How The CARES Act (Coronavirus Relief Law) Helps Retirement Savers
After much wrangling and delay, Congress passed a bill and the President signed into law a $2 trillion coronavirus relief law that offers sweeping financial assistance to millions of Americans, including those who use IRA and 401(k) retirement savings plans.
Known as the CARES Act, the historic legislation marks the largest stimulus package in modern American history and comes as Federal Reserve Chairman Jerome Powell has warned that a US recession may already be underway. Portions of the act aim to alleviate financial pressure for IRA and 401(k) owners by making it easier to access retirement savings and defer required distributions.
Here are three central provisions of the coronavirus relief bill that may ease economic hardships for retirement savers:
- Suspension of Required Minimum Distributions (RMD)
Beginning at the age of 72 (or age 70½ before January 1, 2020), investors who own a traditional, SIMPLE or SEP IRA, or a 401(k) must take an annual distribution from their retirement account.
But following the stock market’s brutal sell-off in the wake of the coronavirus pandemic, many retirees’ portfolios have fallen sharply. As of December 31, the Dow Jones stood at roughly 28,462. As of March 27, it stood at 21,636 – down 24% for the year. Selling assets now, especially stocks or mutual funds, to take an RMD could result in retirement savers realizing significant losses.
In light of the sell-off, the coronavirus stimulus package provides a one-year suspension of RMDs, and it waves the penalty for not taking that distribution. Typically, investors who skip an RMD are subject to a penalty equal to 50% of the required withdrawal amount. Erasing the RMD requirement will provide portfolios with a chance to recover from sharp losses.
- Expansion of Hardship Distributions
Retirement plans have long allowed participants to take hardship distributions during times of substantial financial need. But financial hardships could soar in the wake of the pandemic. US jobless claims for the week ended March 21 rose to a record 3.28 million – quadruple the prior record, according to Bloomberg News. That figure could remain shockingly high for the next few weeks.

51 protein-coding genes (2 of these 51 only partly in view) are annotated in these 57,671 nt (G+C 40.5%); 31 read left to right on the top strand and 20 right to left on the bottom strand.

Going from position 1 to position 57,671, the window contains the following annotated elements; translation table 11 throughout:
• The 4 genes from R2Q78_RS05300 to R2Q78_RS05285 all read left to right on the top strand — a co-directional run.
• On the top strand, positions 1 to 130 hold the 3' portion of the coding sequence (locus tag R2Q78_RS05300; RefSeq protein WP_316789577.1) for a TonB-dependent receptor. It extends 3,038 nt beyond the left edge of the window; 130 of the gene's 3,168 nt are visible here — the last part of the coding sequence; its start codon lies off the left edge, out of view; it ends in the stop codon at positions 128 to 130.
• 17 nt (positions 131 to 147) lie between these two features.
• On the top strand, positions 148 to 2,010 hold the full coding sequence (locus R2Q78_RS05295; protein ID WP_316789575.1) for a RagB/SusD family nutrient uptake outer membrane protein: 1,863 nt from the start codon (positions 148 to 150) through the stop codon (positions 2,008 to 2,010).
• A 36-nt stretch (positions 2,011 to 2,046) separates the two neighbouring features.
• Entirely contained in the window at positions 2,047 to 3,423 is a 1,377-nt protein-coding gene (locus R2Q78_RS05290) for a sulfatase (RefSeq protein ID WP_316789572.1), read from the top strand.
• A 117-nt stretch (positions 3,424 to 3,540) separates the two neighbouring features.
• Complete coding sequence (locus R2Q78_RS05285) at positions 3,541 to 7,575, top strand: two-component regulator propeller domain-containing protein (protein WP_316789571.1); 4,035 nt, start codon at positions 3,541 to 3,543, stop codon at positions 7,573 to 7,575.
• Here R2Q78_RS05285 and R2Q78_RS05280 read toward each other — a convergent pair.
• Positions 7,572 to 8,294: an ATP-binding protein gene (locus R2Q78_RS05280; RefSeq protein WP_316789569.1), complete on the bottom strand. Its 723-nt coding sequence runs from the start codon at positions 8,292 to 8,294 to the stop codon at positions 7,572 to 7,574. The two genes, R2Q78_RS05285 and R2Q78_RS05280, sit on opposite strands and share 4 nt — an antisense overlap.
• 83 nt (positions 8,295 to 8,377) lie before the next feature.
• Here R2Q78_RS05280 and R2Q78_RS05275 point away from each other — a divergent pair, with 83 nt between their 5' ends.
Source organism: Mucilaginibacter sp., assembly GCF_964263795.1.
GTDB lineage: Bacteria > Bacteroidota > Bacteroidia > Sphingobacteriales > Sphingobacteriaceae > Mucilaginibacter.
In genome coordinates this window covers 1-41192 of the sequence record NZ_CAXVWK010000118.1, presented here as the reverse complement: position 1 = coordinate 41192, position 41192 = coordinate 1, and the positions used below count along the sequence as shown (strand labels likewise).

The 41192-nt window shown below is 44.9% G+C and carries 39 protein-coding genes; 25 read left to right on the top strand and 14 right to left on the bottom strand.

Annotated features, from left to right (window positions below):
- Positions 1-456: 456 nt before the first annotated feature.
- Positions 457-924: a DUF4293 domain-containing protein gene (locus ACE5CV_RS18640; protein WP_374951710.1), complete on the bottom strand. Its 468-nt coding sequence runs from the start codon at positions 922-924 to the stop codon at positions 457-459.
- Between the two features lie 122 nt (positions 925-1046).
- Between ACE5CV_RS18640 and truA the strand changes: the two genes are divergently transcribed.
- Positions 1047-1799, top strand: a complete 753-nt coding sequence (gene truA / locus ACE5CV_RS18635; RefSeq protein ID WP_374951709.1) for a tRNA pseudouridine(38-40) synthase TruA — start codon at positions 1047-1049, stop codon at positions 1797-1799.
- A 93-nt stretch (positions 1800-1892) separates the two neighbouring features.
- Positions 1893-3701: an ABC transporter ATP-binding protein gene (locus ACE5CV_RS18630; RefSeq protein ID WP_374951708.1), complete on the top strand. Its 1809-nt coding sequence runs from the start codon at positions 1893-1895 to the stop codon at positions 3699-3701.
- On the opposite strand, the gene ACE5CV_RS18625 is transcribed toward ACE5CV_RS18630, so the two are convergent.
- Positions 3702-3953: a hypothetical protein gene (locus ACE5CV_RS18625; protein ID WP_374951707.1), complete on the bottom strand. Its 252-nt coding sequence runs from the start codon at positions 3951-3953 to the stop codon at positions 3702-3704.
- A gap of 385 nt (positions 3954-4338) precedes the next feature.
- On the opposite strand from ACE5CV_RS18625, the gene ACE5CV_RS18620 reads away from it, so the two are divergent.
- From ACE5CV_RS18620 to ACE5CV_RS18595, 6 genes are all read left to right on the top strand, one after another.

Given this, the CARES Act changes the rules around “hardship withdrawals” for retirement savers who are impacted by the coronavirus. Impacted investors are defined as those who are diagnosed with COVID-19, whose spouses or dependents have the disease, or IRA and 401(k) owners who experience financial hardship due to quarantines, furloughs, layoffs, or a reduction in working hours because of the virus.
Under the new law, affected savers can take hardship withdrawals of up to $100,000 from retirement plans and IRAs in 2020. These withdrawals will still be taxable. But retirement savers will be given two different options to repay the tax:
- An account owner can pay the income tax due on the withdrawal over three years instead of in the first year. Account owners under the age of 59½ are exempt from the usual 10% penalty.
- Retirement savers can put the money back into a 401(k)-type plan or an IRA within three years. If they use this option, they will be allowed to skip the tax payments, even if the amount they want to redeposit exceeds the annual contribution limit.
- Doubling of 401(k) Plan Loans
The new law doubles the maximum amount 401(k) participants who are affected by the virus can take as a plan loan. Previously, the maximum amount a participant could borrow was 50% of their vested balance or $50,000 – whichever was less. Under the CARES Act, investors can borrow 100% of the account balance or $100,000 – whichever is less. Investors with 401(k) loans can delay repayment due in 2020 for one year.
But IRA owners take note: While you can take a hardship distribution, IRAs do not offer loan opportunities. Taking a loan from your IRA is considered a prohibited transaction.
Managing Your Retirement Savings Amid the Coronavirus Pandemic
These are unprecedented times, and this coronavirus relief law may help many retirement savers mitigate the economic fallout of the pandemic. But before dipping into your retirement savings, speak with a trusted financial professional. The two of you should discuss whether it makes economic sense to access your nest egg earlier than planned and what impact it may have on your meeting your savings goals. While the CARES Act eases hardship distribution and loan rules, this is not free money. Hardship distributions and loans will need to be repaid, and you will owe tax on traditional 401(k) and IRA withdrawals.
PENSCO is dedicated to helping our clients navigate this challenging time. If you have IRA-related questions on the CARES Act, you can call our Client Services team at 1-800-962-4238 Monday through Friday, 7 a.m.-5 p.m. MT. You may experience long wait times, and we appreciate your patience as we handle all calls as quickly as possible. For non-urgent matters, you can email us at email@example.com.
This Blog does not provide investment, tax, or legal advice nor does it evaluate, recommend or endorse any advisory firm or investment vehicle. Investments are not FDIC insured and are subject to risk, including the loss of principal.
PENSCO Trust Company performs the duties of an independent custodian of assets for self-directed individual and business retirement accounts and does not provide investment advice, sell investments or offer any tax or legal advice. Clients or potential clients are advised to perform their own due diligence in choosing any investment opportunity as well as selecting any professional to assist them with an investment opportunity. Alternative investments are not FDIC insured and are subject to risk, including loss of principal. Other than the Opus Affiliates, PENSCO is not affiliated with any financial professional, investment, investment sponsor, or investment, tax or legal advisor.